Mientras una tortilla se calentaba en el comal, la próxima estaba esperando su turno. Cuando una estaba completa, la siguiente estaba en el comal. Una y otra vez. Y otra vez. Hasta que la montaña de masa se hizo montañita y desapareció completamente. Ha de haber un sentido paz en una rutina así. Alguna previsibilidad y reconocimiento para algo comprobado. Una familiaridad con la masa. Del tipo que te conecta con el pasado por las manos que antes eran jóvenes y carecían de experiencia. Un vínculo que se comunica a los que alimentas y a quienes quieres.
By the time Lucina finished her batch of homemade corn tortillas and wiped every last crumb off the counter (just like Nanny would have), I had surely worked off the cinnamon biscuit I devoured upon arrival. As quick as my stomach grumbled, the spices of warming mole drifted up my nostrils. I couldn’t list all the ingredients if I tried but there was mention of bananas and chocolate and cloves and …almonds(?) and pork. Anneke and I sat by the window and drooled over the bowl of mole and rice Lucina had prepared for us. We wasted no time picking up a tortilla shaped utensil and scooping that goodness into our mouths. What a lovely way to spend a cold February morning.
Para cuando Lucina había terminado de hacer sus tortillas de maíz y limpiado hasta la última miga del mostrador (exactamente igual a lo que hubiera hecho mi abuelita), seguramente yo había quemado las calorías de la gordita de trigo que me comí al llegar. Cuando empezó a rugirme la panza, el aroma de un mole calentando llegó a mi nariz. No podría hacer una lista de todos los ingredientes si intentara, pero oí mencionar una banana, chocolate, clavo, almendras, y cacahuete (?) y carne de cerdo. Anneke y yo nos sentamos junto a la ventana y anticipamos con gusto un plato de mole, carne de cerdo, y arroz que nos preparó Lucina. No perdimos ni un momento antes de agarrar una tortilla y servirnos todo lo sabroso frente a nosotras. ¡Qué linda manera de pasar una mañana fría en febrero!
It seems that when I follow my passion, my grandmother says hello. “Hey, Birrrdieee.” I can just hear her…plain as day. On this chilly morning, Nanny said hello to me through Lucina. Through her pink apron, her yellow Bic lighter, that lacy white table cloth, her joy in a clean home and her insistence on feeding me until I pop. To Lucina: muchas gracias por un día muy especial.
Me parece que cuando sigo mi pasión, mi abuelita me dice “hola.” “Hola, Pajarrrrritaaa.” Puedo oírla… en pleno día. Esta mañana fría, mi abuelita, Nanny, me saludó por medio de Lucina. A través de su mandíl rosado, su encendedor amarillo Bic, ese mantel blanco tejido, su placer en mantener un hogar limpio y su forma de insistir que comiera hasta más no poder. A Lucina: “¡Muchas gracias por un día muy especial!”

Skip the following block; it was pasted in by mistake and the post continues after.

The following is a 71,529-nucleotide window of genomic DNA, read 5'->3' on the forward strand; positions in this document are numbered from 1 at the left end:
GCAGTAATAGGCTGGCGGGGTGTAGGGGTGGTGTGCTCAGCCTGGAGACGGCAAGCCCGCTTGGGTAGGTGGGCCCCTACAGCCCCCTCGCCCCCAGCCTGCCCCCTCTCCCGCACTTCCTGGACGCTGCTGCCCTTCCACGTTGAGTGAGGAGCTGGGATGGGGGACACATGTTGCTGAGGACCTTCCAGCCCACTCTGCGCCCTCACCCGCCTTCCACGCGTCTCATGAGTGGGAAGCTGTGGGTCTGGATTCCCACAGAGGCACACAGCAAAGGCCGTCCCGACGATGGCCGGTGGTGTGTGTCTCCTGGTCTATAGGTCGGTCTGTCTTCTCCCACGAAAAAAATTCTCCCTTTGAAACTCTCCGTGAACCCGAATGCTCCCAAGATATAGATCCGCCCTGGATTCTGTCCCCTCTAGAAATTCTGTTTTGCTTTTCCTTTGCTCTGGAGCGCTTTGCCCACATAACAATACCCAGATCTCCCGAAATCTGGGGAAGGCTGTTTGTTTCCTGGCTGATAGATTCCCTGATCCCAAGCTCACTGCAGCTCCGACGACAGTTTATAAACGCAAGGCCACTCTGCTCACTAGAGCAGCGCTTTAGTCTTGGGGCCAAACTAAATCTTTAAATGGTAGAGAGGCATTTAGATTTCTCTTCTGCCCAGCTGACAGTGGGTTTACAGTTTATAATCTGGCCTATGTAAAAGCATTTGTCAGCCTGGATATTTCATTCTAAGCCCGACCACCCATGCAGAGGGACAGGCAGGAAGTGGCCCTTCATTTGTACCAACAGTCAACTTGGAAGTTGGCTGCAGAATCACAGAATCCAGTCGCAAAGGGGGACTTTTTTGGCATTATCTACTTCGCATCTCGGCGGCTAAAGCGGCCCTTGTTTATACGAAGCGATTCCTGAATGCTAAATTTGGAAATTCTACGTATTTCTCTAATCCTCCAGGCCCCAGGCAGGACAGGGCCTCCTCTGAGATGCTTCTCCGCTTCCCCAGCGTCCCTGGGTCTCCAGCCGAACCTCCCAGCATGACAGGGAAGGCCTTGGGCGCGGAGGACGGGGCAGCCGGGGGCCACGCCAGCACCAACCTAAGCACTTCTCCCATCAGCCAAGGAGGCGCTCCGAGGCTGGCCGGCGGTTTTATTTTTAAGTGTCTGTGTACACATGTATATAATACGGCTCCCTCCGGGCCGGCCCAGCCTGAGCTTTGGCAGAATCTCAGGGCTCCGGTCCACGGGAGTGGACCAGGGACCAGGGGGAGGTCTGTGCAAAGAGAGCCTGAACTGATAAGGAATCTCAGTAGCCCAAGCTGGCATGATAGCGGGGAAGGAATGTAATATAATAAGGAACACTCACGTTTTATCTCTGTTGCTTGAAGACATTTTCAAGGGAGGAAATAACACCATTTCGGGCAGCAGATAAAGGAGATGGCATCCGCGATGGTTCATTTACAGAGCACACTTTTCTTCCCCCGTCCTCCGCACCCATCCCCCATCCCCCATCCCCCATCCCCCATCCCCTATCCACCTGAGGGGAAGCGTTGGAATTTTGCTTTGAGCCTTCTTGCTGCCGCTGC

“Mimosa ingredients stocked, dead stink bugs swept up. See you tomorrow!” <–that might just be the most flattering text I’ve ever received from a woman. That’s what local pastry chef (and more importantly, my friend) Rachel Herr sent the night before our shoot. At the beginning of January I did a call for pie makers, and lovers, on my photography page to kick off my year long series: Celebrating Life. Out of all the responses, Rachel’s story stood out to me because it involves memories and family and tradition…plus, her grandmother was mentioned and I was a goner. There’s a large chunk of my heart reserved for grandparents. A big, mushy, full-of-rummy-games-and-french-toast kind of chunk. Besides, Rachel is an amazing pastry chef (<–page 30!). I’ve been on the receiving end of her drool-worthy creations many times both in her home and at Local Chop and Grill House. I was thrilled for an opportunity to photograph her doing something she loves, and that also holds sentimental value. Rachel wrote: “…My dad makes one, and only one dessert…vanilla crumb pie with molasses.” Now, Rachel makes this pie for her family and enjoys a sweet bit of nostalgia with every oozing bite.
above: Rachel holds an old photo of her mom and dad…wadda bunch of cool kids.
Rachel said that Vanilla Pie is a recipe from her “grandmothers old falling apart Mennonite cookbook.” Below: Grandma Kauffman’s tried and true Mennonite Community Cookbook, inscribed to Rachel ten years ago.
Here’s a little Rachel Herr trivia for ya: What is Rachel’s favorite kitchen tool? ….A bench scraper. You can cut, divide, clean up…and, well…. scrape. But those orange handled scissors came in handy too!
Once the pie was concocted and placed in the oven, Rachel whipped up mimosas and dishwater. Warmth and sunlight and molasses-y aromas filled the room. I have a thing for birds…and not in a Portlandia kind of way. Not really in a bird kind of way either…but that’s a-whole-nother post… Anyway. It wasn’t until seeing the following series of photos that I realized the bird watching I was doing in the Herr household. 1) A cute grandma-esque birdie tea towel. 2) An original bird print on the refrigerator. 3) A drawing by Rachel’s son, Cole, that has an avian feel, if you ask me. 4) Rachel’s husband Mike’s impressive list of birds seen from their kitchen window. By the way, if you’re reading this Mike, we totally saw a Great American Bustard. 5) A stuffed, and I quote, “Rock Dove, also known as a pigeon” on the office wall. Normal. 6) The yellow eagle on Rachel’s shirt. And Mike, just kidding. It was a Red-tailed Hawk. I think. When the pie was finished we did what any respectable pastry chef-photograper duo would do on a Sunday morning and we took the pie for a walk around the house for photos.
At long last the time came for tasting. Somehow in my snap-happy frenzy, I forgot this shoot would end in delicious satisfaction. Good gawd. I will spare you the visual documentation of our first taste. They’re pretty hilarious images but I don’t want those as part of my digital dossier from here to eternity. And I’m sure Rachel and Ella would concur. Just imagine a bunch of faces enjoying something really awesome. Yeah… Rachel, in her happy place. Go ‘head girl…dance.
Read more about my Celebrating Life series here.
I am not complaining about my bulging waistline. Really, I’m not. It was a labor of love that I would do all over again tomorrow. I am so so thankful that my day was filled with three separate events, each with amazing family and delicious friggin’ food. I paced myself. I did. But as you scroll…you’ll see why there is more of me here this evening than there was this morning.
#1: Harrisonburg: Lunch